At 6-3 and a generously listed 185 pounds, Curry will need space to get off his shot and that won’t come easy in the League where he’ll be dealing with stingy perimeter defenders. Its one thing for Curry to torch North Carolina State for 44 points, but what happens when he is trying to score against Chauncey Billups or Kobe Bryant? Making things more difficult will be the fact that with his slight frame Curry will have trouble getting into the lane and creating scoring opportunities. He simply isn’t strong enough.
Saturday’s match up with Purdue was a prime example of what Curry will have to deal with once he cracks an NBA roster. Boilermaker defensive specialist Chris Kramer hounded Curry into a 5-26 shooting performance, perhaps the worst showing of his entire career. Kramer may be one of the better on ball defenders in the Big Ten, but at 6-3 and lacking a great wingspan, he is hardly considered a ball hawk by pro standards.
What has helped Curry this season is his switch to the point position and thus far his numbers have looked pretty strong with the junior averaging over six assists per game. With the type of attention Curry receives from opposing defenses, it is almost impossible for him to not see success in the assist column. The triangle and two scheme imposed by Loyola may have been an extreme case, but seeing double coverage is a regular occurrence this year for Curry, leaving his fellow teammates with a plethora of open looks. He still needs to get the ball into the right hands, and credit should be given. But Curry didn’t suddenly develop into a pro caliber playmaker overnight.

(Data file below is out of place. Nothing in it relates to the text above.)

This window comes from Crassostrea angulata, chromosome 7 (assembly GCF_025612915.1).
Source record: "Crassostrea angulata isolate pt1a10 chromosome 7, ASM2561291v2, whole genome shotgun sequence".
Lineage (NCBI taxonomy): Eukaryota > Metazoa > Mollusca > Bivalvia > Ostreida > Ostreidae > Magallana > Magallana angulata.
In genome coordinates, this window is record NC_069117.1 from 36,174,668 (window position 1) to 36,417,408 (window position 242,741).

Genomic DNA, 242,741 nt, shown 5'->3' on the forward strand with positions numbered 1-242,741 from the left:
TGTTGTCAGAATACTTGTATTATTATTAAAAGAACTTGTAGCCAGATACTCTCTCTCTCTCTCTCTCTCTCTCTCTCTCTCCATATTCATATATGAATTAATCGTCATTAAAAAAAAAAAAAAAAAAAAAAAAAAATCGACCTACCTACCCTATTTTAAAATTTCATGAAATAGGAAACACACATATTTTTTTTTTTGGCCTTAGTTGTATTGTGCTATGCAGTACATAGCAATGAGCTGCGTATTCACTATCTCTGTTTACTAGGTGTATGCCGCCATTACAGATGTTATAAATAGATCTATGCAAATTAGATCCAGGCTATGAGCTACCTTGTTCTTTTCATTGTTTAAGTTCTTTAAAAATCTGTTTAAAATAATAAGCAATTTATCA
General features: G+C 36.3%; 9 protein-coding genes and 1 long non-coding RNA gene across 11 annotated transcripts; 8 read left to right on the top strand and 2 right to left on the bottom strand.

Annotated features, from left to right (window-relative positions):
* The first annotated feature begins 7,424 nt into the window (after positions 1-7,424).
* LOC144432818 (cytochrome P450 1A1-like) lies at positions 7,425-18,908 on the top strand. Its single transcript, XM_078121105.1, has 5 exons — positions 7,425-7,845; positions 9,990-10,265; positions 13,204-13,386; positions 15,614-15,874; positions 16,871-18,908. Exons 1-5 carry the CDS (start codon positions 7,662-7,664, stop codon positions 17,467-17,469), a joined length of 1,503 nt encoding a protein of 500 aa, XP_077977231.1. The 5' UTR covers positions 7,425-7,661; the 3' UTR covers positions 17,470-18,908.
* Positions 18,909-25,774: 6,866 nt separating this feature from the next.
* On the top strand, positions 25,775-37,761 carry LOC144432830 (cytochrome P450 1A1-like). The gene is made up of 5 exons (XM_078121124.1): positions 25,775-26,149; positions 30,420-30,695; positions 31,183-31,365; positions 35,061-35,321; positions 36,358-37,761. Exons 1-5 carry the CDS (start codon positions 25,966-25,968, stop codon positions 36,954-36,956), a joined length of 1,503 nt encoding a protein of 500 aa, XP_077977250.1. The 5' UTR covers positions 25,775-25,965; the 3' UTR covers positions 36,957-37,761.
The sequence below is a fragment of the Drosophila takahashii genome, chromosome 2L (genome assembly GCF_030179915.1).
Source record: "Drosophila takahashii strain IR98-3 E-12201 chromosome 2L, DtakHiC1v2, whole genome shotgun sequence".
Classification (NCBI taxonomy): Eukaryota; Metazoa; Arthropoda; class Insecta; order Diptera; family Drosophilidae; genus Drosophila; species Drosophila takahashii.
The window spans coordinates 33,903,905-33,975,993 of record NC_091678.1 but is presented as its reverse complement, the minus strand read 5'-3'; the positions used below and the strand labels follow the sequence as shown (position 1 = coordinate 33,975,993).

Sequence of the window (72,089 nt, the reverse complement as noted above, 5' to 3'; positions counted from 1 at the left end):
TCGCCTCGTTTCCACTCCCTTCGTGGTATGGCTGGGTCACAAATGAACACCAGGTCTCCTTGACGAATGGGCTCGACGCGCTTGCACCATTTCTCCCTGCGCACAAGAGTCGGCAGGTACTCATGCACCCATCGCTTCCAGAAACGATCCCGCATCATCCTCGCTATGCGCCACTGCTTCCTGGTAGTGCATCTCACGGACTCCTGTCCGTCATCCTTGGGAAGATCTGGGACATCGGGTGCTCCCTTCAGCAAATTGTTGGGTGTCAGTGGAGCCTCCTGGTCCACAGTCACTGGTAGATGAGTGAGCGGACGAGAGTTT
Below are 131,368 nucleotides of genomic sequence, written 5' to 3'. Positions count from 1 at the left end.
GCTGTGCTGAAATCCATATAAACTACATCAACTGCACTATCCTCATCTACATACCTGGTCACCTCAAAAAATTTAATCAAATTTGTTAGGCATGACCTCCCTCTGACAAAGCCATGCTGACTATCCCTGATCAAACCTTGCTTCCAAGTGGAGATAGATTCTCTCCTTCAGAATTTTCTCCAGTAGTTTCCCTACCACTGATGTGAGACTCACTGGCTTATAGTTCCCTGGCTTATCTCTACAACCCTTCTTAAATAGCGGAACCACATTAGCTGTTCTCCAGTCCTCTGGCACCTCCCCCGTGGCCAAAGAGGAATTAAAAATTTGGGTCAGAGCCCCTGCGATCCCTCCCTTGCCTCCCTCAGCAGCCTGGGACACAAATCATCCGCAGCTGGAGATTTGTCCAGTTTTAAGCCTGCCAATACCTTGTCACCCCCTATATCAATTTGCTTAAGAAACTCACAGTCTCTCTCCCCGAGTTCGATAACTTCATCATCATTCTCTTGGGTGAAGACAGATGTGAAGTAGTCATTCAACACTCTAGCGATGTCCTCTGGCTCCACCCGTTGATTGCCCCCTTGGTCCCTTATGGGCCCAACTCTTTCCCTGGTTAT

Lastly, and this is key, Curry will be a defensive liability as a pro player. He is a pesky defender who will get his steals here and there, but the average NBA guard will look forward to the nights that the Davidson scoring machine is matching up with him. Most players will be able to elevate and shoot over Curry and when opponents opt to put the ball on the floor and go to the hole, he doesn’t have the upper body strength to body up against these dribble drives.
What this leaves Curry with is the ability to shoot the three, a valuable asset that will make him a quality role player but not a star. Running him off of screens on the perimeter and allowing him to spot up will result in some point production. He is also quick enough that he should be able to beat some defenders off the dribble and set himself up from mid-range. In all, we could be looking at a player much along the lines of a Derek Fisher if he can put on some additional muscle.
Will we ever see Curry suiting up for an All-Star game? Doubtful. It’s a safe bet, though, that whatever team ultimately lands him either this June or the following, they will be picking up a player who can contribute right away to their organization as a sharp shooting threat.